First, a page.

Relationship between the presence of baccalaureate-educated RNs and quality of care: a cross-sectional study in Dutch long-term care facilities

Ramona Backhaus*, Erik van Rossum, Hilde Verbeek, Ruud J. G. Halfens, Frans E. S. Tan, Elizabeth Capezuti, Jan P. H. Hamers

*Corresponding author for this work

Research output: Contribution to journalArticleAcademicpeer-review

Abstract

Background: Recent evidence suggests that an increase in baccalaureate-educated registered nurses (BRNs) leads to better quality of care in hospitals. For geriatric long-term care facilities such as nursing homes, this relationship is less clear. Most studies assessing the relationship between nurse staffing and quality of care in long-term care facilities are US-based, and only a few have focused on the unique contribution of registered nurses. In this study, we focus on BRNs, as they are expected to serve as role models and change agents, while little is known about their unique contribution to quality of care in long-term care facilities.

Methods: We conducted a cross-sectional study among 282 wards and 6,145 residents from 95 Dutch long-term care facilities. The relationship between the presence of BRNs in wards and quality of care was assessed, controlling for background characteristics, i.e. ward size, and residents' age, gender, length of stay, comorbidities, and care dependency status. Multilevel logistic regression analyses, using a generalized estimating equation approach, were performed.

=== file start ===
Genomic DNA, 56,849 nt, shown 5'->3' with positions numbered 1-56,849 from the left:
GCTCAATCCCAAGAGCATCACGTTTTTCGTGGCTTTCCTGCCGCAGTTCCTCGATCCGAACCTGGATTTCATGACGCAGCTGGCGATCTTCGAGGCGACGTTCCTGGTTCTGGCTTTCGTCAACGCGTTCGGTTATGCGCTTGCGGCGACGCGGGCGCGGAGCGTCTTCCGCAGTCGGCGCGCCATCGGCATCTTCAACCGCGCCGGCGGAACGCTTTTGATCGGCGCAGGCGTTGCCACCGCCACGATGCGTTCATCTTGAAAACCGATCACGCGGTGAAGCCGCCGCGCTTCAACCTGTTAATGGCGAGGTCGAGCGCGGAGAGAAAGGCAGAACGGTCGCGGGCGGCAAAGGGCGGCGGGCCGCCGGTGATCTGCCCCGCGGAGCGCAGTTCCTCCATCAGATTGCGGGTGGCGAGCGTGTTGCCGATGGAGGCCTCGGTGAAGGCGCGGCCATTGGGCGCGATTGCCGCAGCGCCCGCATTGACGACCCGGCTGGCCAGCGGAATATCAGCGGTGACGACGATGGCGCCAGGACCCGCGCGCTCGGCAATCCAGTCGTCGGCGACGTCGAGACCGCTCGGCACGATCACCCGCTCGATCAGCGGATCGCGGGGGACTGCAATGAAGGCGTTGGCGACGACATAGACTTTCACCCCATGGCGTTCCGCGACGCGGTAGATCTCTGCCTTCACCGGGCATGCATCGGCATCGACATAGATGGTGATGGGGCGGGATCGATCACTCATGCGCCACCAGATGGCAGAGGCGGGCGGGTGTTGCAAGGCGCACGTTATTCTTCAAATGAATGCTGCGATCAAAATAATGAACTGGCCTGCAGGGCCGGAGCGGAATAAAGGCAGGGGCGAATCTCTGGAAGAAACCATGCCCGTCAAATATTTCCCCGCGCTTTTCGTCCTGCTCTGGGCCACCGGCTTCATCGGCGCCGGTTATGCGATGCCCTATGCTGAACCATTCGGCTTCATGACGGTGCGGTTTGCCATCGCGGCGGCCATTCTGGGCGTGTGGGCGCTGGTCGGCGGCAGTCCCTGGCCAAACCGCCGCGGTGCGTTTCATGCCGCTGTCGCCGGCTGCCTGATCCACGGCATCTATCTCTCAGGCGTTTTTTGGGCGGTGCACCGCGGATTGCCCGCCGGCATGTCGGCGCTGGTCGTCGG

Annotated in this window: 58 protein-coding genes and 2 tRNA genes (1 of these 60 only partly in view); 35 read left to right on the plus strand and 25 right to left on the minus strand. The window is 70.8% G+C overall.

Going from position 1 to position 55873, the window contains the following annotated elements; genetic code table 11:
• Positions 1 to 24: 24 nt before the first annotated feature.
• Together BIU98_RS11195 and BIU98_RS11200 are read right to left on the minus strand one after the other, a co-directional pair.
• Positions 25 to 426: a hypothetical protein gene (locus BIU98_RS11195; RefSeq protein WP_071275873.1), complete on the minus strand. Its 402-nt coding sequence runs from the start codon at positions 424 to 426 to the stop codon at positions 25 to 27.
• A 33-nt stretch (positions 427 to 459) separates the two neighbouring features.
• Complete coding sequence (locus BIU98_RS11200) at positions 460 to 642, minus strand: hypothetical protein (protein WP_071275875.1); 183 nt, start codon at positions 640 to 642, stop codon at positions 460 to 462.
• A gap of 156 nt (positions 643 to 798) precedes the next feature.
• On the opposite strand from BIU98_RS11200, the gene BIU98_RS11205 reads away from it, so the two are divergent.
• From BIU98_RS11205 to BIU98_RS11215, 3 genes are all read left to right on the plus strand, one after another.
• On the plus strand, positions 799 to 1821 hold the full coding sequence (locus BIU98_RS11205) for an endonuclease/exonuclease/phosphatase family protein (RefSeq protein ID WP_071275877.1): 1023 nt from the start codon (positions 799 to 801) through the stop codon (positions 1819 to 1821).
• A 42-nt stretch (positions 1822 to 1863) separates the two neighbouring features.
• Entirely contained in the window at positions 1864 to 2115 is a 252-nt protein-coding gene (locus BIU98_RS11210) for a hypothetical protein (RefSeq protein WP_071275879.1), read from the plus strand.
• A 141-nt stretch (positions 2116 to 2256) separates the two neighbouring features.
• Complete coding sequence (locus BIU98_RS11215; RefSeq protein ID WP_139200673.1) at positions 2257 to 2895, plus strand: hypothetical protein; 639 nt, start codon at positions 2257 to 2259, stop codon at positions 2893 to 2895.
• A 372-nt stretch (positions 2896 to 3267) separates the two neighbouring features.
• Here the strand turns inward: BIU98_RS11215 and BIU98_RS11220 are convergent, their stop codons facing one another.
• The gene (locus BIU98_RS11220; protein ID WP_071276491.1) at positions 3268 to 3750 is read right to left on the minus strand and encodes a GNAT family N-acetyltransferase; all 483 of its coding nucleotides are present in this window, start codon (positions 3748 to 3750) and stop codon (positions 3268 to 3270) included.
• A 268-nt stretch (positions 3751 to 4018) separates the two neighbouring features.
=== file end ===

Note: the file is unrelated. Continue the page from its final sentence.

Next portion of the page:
Results: 57% of the wards employed BRNs. In these wards, the BRNs delivered on average 4.8 min of care per resident per day. Among residents living in somatic wards that employed BRNs, the probability of experiencing a fall (odds ratio 1.44; 95% CI 1.06-1.96) and receiving antipsychotic drugs (odds ratio 2.15; 95% CI 1.66-2.78) was higher, whereas the probability of having an indwelling urinary catheter was lower (odds ratio 0.70; 95% CI 0.53-0.91). Among residents living in psychogeriatric wards that employed BRNs, the probability of experiencing a medication incident was lower (odds ratio 0.68; 95% CI 0.49-0.95). For residents from both ward types, the probability of suffering from nosocomial pressure ulcers did not significantly differ for residents in wards employing BRNs.

Conclusions: In wards that employed BRNs, their mean amount of time spent per resident was low, while quality of care on most wards was acceptable. No consistent evidence was found for a relationship between the presence of BRNs in wards and quality of care outcomes, controlling for background characteristics. Future studies should consider the mediating and moderating role of staffing-related work processes and ward environment characteristics on quality of care.

Original languageEnglish
Article number53
Number of pages9
JournalBMC Health Services Research
Volume17
DOIs
Publication statusPublished - 19 Jan 2017

Keywords

  • Quality of care
  • Registered nurses
  • Nursing homes
  • Long-term care facilities
  • Staffing
  • NURSING-HOME RESIDENTS
  • INTERNATIONAL PREVALENCE MEASUREMENT
  • REGISTERED NURSES
  • MALNUTRITION PREVALENCE
  • URINARY-INCONTINENCE
  • PRESSURE ULCERS
  • HEALTH
  • NETHERLANDS
  • ENVIRONMENT
  • PREVENTION

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